CLARKSBURG, W.Va. – The summer season brings heat and sun to north central West Virginia. Humans can use sunscreen and maybe a dip in the pool, but what about our furry friends?
With high temperatures in the low 90s this week, Dr. Amanda Hartman of the White Hall Animal Clinic said there’s one obvious thing we can do to protect them.
“Take them for walks early and go outside to play early in the morning or later in the evenings, especially once the sun goes down. The temperature changes dramatically.”
Veterinary Nurse Crystal Higgins of Hickman Run Animal Hospital in Fairmont said if your pet has to be outside, there’s some other options.
“Don’t keep them outside for long periods of time. If they do have to be outside, make sure they’re in a shady area and that they’re not in direct sun for very long.”
Another thing to be very cautious about is the pavement temperature.
“If you can’t leave the back of your hand, which is a little more sensitive, on the pavement for very long, then that is an indication that it’s too hot for your pet to be walking on itCrystal Higgins, Veterinary Nurse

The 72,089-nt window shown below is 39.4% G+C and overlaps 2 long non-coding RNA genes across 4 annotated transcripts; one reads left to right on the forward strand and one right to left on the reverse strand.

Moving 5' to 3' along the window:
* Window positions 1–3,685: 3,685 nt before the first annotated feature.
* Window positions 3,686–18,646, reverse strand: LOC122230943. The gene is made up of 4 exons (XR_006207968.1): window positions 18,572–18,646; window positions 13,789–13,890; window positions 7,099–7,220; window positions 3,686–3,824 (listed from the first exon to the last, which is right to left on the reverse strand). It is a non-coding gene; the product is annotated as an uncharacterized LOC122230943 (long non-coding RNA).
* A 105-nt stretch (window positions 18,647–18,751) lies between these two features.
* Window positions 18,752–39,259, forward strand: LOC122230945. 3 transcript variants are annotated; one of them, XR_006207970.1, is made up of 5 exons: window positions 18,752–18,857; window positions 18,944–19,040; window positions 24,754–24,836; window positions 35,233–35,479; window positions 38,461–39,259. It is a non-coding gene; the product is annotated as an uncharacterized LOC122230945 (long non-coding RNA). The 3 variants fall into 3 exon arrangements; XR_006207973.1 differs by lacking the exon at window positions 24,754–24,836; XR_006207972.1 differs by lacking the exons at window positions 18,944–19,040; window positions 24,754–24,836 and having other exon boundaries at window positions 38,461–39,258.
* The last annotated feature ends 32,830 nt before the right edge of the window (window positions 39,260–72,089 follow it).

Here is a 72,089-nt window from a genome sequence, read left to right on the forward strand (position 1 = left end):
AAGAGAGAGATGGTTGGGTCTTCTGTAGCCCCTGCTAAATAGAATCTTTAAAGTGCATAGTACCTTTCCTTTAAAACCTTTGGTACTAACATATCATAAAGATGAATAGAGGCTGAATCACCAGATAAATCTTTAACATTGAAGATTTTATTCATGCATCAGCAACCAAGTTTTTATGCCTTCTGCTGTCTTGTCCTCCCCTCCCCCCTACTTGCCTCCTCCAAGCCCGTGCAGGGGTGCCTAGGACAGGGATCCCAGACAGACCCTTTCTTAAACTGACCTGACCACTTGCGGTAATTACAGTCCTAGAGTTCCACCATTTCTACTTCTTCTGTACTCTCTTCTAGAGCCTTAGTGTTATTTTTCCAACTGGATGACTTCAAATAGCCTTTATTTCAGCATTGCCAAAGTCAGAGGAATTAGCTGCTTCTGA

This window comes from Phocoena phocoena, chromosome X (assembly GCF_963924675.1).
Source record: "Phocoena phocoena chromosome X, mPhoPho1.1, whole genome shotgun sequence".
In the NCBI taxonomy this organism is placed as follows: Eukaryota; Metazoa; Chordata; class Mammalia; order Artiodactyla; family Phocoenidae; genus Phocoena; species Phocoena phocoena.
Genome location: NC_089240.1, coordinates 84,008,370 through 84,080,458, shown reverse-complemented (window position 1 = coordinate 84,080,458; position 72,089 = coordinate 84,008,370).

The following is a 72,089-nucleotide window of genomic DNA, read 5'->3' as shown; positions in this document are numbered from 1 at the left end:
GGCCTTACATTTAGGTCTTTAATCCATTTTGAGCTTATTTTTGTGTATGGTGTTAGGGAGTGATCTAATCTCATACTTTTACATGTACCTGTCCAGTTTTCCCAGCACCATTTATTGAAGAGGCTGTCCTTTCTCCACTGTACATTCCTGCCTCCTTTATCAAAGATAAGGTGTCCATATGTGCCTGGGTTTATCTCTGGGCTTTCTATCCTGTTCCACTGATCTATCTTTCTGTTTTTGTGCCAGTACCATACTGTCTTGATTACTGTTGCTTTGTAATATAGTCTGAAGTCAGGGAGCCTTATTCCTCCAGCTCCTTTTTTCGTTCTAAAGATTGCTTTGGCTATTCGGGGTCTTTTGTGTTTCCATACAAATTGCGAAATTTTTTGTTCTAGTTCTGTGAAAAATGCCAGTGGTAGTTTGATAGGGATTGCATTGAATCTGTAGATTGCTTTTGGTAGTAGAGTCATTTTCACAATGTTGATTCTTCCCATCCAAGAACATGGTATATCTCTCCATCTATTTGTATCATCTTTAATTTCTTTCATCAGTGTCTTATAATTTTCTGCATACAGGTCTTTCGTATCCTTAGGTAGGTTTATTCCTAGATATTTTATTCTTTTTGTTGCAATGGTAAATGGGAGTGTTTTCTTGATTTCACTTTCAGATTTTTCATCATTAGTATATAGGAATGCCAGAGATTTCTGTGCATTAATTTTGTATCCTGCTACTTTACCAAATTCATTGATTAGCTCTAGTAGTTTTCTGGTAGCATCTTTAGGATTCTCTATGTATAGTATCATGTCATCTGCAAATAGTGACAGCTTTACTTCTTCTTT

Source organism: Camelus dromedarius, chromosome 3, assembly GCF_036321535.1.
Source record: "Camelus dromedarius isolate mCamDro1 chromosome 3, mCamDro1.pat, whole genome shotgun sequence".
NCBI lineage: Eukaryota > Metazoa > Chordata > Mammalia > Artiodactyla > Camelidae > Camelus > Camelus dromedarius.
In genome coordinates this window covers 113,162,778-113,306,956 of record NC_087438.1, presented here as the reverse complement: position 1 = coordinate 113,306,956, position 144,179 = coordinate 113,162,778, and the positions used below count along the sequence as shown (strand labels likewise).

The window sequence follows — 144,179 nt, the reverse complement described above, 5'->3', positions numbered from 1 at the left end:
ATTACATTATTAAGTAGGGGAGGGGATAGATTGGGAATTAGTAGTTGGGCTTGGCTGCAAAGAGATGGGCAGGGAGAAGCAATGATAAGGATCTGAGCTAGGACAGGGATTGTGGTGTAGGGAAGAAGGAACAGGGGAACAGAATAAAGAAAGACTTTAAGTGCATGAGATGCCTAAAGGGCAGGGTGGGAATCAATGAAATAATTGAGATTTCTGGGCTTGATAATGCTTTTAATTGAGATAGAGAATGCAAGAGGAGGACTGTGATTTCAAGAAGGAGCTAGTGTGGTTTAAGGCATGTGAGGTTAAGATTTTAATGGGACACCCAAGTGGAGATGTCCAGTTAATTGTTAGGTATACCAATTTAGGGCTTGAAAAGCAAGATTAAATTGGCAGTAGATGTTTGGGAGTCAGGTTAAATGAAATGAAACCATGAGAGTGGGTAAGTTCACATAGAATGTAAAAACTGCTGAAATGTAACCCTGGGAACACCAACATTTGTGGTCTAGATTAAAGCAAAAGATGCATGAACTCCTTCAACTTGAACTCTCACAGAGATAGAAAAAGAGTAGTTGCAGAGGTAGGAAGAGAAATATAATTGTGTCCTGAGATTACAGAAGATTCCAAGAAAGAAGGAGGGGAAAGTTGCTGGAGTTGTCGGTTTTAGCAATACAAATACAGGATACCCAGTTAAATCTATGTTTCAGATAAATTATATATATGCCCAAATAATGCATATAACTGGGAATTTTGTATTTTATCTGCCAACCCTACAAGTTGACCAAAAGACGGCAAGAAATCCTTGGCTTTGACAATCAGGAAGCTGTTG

And it doesn’t take much at all.
During peak hours, pavement temperatures can hit up to 140 degrees.
Another hot place not to leave your dog is the car.
“On a 75 degree day, the temperature inside your car can reach 109 degrees in just 30 minutes,” said Higgins.
And if you feel like your dog is not tolerating the heat well, some symptoms of heat stroke include:
“Panting excessively, tongue hanging out, the neck is stretched out trying to get air, or especially if the tongue is blue or purple, they need to get to a vet immediately.”Dr. Amanda Hartman, White Hall Animal Clinic
Dr. Hartman also recommends making sure animals are safe during this Independence Day weekend by keeping them secured during fireworks and making sure they feel safe.